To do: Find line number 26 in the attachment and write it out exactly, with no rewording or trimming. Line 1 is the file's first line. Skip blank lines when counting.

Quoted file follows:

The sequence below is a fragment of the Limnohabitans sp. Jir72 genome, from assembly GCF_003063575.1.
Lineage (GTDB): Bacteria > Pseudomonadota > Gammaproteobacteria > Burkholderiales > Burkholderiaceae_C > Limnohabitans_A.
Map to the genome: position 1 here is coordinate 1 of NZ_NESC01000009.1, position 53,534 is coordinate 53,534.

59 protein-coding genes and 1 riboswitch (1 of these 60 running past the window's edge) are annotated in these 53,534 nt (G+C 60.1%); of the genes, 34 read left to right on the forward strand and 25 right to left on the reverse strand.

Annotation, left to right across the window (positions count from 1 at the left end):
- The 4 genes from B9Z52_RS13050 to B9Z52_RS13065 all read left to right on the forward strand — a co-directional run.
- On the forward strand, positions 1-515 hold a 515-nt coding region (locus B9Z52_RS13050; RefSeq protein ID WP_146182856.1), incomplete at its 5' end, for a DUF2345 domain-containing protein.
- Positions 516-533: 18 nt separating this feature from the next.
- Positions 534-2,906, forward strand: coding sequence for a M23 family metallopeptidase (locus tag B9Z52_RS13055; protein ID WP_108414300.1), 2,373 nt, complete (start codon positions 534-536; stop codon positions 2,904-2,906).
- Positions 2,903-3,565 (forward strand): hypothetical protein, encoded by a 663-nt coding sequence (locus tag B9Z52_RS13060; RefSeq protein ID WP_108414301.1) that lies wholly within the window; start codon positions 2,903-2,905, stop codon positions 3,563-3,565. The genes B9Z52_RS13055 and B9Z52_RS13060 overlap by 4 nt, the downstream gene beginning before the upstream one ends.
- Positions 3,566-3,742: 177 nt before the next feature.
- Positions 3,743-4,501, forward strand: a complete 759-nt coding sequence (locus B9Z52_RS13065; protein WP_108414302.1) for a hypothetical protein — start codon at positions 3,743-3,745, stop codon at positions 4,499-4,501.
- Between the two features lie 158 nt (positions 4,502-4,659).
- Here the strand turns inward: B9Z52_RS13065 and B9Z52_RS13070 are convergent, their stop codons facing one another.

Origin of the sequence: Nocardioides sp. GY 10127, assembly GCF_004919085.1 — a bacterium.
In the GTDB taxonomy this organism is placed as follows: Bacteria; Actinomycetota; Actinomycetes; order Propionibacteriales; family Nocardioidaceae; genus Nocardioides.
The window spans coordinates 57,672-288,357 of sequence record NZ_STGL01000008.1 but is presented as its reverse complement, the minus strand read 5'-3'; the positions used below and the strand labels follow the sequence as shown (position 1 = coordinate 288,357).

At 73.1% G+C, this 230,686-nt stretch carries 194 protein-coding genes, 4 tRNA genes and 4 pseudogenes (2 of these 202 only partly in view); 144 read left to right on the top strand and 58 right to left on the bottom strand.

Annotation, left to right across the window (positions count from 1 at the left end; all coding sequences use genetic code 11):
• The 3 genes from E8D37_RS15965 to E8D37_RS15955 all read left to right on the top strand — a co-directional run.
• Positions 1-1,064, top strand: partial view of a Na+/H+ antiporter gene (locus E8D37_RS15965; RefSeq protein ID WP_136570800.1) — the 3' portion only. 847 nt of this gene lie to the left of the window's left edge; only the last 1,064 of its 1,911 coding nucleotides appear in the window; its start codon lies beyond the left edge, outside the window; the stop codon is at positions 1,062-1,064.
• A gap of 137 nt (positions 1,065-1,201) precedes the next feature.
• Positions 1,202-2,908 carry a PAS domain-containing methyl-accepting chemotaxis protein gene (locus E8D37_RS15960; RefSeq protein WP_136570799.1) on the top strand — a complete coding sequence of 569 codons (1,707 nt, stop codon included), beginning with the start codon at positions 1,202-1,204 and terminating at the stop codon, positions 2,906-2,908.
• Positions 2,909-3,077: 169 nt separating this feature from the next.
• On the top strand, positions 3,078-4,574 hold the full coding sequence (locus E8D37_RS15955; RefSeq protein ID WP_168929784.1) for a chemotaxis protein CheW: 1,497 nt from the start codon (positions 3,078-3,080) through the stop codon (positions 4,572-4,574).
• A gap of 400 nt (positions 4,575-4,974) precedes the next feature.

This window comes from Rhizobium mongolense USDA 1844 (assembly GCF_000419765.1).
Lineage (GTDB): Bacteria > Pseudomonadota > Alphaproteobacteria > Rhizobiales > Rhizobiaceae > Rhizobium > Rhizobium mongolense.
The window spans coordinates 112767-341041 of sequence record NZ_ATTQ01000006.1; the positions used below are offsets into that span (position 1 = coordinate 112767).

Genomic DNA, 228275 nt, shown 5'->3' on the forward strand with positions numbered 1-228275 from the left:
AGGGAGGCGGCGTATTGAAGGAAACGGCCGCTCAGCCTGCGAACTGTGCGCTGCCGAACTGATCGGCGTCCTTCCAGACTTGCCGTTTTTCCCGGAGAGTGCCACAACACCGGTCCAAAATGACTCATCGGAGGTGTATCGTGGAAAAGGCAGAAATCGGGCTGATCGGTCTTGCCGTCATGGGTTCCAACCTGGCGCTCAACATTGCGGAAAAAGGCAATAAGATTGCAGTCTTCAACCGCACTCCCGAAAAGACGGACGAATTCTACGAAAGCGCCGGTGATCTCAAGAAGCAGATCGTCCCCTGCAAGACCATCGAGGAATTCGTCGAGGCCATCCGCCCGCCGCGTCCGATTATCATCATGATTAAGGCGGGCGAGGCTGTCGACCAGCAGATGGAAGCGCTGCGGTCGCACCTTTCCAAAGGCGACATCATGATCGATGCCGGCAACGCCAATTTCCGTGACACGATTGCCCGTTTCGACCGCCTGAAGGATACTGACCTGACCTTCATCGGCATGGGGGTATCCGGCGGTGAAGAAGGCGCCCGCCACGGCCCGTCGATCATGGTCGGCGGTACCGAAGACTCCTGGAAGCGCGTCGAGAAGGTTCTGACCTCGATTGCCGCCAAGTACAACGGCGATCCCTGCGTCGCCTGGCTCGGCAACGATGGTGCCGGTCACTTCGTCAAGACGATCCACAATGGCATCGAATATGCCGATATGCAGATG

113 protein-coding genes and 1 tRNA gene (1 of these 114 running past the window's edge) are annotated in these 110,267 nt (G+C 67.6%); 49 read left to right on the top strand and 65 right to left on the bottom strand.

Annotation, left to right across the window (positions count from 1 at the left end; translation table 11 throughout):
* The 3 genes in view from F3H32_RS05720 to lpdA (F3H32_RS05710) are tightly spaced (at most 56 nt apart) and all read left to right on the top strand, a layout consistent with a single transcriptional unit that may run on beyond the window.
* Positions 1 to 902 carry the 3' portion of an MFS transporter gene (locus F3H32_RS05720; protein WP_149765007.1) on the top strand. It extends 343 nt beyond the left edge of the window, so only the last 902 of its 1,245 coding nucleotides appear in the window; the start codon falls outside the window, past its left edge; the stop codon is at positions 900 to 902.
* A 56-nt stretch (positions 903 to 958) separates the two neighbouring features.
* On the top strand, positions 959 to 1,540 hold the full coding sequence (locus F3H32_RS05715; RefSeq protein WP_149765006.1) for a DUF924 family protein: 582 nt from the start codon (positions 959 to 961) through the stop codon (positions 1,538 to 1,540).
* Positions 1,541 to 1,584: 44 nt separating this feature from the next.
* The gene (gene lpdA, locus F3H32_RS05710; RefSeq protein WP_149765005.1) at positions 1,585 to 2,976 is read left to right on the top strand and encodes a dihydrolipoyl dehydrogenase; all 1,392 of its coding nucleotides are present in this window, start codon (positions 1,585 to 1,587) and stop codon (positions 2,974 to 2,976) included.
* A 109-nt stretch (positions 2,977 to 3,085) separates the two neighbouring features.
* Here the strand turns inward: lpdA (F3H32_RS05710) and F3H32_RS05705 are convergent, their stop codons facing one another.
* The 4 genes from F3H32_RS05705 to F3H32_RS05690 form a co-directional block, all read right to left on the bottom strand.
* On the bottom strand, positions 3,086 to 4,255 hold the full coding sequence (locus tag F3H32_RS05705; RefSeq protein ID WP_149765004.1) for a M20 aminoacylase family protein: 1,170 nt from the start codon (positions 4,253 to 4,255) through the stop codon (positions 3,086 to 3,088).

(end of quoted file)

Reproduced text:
• A gap of 400 nt (positions 4,575-4,974) precedes the next feature.